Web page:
Oliver Wendell Holmes, Sr. (1809-1894) was a poet, prose writer and a physician who did much to change the course of American medicine.  Along with Semmelweis in Vienna, he was one of the first physicians to postulate that diseases could be transmitted from patient to patient by doctors who didn't wash their hands.  Huh?  Yes, this was once regarded as a ridiculous idea and took much campaigning and work by doctors such as Holmes to eventually convince everyone of the need for basic hygiene in medical settings.  In fact, in those days (the middle of the 19th century) it was not uncommon for medical students to spend all morning in the autopsy room, cutting up cadavers to learn the mysteries of the human body, and then spend all afternoon seeing patients -- with nary a bit of soap or water touching their hands in between.  And then they wondered why their patients got so many infections and died.

Geez, that's kind of depressing.  And this story wasn't, although it went on a little longer than I liked, and it was a pretty short short story, all in all.  I should have expected that, however, with puns and all being the whole premise of the story.  Here's the setup: the author is making a visit to the Asylum where old punsters go to live out their days.  The punsters, who are all men (the author asks, did you ever hear of a female punster?) basically sit around and take every opportunity to make bad puns.  Here's a sample:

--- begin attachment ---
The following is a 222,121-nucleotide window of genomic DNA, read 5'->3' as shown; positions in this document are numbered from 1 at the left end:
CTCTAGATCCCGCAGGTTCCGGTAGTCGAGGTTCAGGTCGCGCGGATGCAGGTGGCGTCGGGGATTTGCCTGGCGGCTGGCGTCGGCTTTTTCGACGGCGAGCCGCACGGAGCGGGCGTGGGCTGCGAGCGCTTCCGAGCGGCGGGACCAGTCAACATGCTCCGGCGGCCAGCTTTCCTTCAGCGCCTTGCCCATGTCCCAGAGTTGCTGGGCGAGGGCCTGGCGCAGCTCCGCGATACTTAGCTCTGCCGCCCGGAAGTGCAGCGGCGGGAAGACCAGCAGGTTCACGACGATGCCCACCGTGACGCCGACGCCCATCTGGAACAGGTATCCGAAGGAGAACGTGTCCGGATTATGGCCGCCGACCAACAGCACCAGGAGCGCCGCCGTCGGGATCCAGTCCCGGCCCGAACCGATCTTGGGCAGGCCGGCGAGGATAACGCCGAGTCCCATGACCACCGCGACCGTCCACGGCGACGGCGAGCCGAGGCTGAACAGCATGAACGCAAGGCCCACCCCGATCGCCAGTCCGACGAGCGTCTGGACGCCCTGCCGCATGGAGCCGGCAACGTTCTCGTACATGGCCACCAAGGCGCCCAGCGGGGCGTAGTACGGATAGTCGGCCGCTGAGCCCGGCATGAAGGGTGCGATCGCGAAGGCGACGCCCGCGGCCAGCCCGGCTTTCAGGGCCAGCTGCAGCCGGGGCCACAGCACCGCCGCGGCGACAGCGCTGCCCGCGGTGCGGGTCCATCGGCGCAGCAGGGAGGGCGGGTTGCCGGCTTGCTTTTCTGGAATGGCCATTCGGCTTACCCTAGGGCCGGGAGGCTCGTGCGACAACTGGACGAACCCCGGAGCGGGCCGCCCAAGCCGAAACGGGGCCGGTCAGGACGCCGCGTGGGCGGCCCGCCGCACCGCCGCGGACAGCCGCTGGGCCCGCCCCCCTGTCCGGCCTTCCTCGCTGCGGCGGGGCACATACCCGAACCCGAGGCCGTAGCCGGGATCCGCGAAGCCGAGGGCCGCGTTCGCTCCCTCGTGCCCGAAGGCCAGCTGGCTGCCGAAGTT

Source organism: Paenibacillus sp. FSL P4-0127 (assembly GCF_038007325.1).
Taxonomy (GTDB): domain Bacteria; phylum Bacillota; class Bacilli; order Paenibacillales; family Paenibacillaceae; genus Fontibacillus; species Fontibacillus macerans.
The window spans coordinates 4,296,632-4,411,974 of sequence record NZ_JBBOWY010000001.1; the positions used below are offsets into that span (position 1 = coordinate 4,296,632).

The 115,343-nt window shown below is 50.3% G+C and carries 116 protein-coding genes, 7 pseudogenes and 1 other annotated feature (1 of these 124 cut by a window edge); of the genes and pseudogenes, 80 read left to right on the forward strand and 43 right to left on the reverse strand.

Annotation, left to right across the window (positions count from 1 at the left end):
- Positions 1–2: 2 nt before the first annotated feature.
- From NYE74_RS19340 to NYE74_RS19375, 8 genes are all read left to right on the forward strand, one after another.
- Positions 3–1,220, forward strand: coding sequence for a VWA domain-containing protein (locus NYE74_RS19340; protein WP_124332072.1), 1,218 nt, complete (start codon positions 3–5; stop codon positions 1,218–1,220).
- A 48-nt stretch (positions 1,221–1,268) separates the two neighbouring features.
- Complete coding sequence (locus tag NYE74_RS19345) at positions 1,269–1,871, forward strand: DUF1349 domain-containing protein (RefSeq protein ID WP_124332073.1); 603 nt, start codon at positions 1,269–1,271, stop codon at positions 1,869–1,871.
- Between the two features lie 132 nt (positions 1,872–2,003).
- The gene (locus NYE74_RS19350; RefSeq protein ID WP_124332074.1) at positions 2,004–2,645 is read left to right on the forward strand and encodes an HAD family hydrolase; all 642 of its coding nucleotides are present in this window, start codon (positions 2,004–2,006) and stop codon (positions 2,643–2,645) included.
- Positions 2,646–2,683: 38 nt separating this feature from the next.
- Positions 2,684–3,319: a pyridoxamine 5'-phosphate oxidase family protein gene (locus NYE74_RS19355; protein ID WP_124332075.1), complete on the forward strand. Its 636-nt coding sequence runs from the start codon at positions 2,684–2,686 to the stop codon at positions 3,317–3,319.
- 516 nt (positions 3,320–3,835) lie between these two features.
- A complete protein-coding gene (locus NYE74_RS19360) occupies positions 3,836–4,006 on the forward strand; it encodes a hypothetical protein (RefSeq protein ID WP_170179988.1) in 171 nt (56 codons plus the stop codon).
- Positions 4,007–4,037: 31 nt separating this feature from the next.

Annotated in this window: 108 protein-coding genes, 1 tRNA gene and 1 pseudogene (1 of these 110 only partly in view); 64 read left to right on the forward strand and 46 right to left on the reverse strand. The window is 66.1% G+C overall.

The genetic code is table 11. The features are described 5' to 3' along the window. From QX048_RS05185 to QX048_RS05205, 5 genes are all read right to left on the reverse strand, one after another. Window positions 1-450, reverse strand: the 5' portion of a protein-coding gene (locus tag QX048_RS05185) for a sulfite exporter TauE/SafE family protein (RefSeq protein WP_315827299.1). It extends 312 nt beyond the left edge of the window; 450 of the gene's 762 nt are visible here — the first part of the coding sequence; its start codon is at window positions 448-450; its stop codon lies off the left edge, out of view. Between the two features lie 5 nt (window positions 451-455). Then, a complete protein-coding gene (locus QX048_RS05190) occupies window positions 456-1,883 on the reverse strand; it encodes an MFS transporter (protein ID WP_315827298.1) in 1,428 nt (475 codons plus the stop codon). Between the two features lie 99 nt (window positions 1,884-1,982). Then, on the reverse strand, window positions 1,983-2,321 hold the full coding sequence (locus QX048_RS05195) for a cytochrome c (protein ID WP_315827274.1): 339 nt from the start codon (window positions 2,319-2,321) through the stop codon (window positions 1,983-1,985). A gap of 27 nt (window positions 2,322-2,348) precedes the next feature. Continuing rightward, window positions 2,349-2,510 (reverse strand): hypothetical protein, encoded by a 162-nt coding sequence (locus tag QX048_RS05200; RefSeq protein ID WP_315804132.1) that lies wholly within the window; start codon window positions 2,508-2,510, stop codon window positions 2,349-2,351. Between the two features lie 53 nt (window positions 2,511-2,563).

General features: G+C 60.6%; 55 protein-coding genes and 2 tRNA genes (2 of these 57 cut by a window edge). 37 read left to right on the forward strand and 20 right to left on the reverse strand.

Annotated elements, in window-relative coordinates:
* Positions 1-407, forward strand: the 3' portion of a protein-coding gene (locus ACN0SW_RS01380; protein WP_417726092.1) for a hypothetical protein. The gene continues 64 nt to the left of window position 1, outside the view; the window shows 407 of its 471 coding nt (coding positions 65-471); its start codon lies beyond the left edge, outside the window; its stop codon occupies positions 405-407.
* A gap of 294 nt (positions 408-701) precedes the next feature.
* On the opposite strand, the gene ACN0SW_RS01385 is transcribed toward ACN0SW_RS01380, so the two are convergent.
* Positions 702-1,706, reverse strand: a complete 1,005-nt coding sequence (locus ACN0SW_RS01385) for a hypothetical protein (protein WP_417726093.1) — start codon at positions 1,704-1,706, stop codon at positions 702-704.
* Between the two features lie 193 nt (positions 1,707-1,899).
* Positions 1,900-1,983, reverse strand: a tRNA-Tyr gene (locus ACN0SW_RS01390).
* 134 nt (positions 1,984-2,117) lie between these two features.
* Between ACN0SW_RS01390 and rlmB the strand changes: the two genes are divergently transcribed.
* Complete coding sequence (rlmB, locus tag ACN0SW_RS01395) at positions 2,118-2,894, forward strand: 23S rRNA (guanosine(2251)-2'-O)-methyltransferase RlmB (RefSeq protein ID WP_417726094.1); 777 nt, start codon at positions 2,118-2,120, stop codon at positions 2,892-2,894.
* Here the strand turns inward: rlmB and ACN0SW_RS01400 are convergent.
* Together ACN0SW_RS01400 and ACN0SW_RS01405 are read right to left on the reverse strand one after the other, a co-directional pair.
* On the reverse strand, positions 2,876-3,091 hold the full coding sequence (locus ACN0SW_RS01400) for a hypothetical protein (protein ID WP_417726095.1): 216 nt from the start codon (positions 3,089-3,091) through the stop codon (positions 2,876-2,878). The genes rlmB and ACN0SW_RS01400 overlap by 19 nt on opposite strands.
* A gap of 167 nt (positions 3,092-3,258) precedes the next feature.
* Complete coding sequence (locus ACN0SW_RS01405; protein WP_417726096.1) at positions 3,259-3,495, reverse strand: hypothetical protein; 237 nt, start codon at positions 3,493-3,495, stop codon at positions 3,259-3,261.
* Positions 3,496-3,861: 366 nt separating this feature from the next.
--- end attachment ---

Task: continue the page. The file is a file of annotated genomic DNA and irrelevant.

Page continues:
On arriving at the south gate of the Asylum grounds, I was about to ring, but my friend held my arm and begged me to rap with my stick, which I did. An old man with a very comical face presently opened the gate and put out his head.

“So you prefer Cane to A bell, do you?” he said—and began chuckling and coughing at a great rate. 

My friend winked at me.

“You’re here still, Old Joe, I see,” he said to the old man.

“Yes, yes—and it’s very odd, considering how often I’ve bolted, nights.” He then threw open the double gates for us to ride through. “Now,” said the old man, as he pulled the gates after us, “you’ve had a long journey.”

“Why, how is that, Old Joe?” said my friend.

“Don’t you see?” he answered; “there’s the East hinges on the one side of the gate, and there’s the West hinges on t’other side—haw! haw! haw!”

Um......... OK.  Knee-slapper it is not.  But I enjoyed it overall, and it was a pleasant way to spend 15 minutes or so.  The story is available online here if you care to read it.

Wednesday, September 17, 2014

"Rappaccini's Daughter" by Nathaniel Hawthorne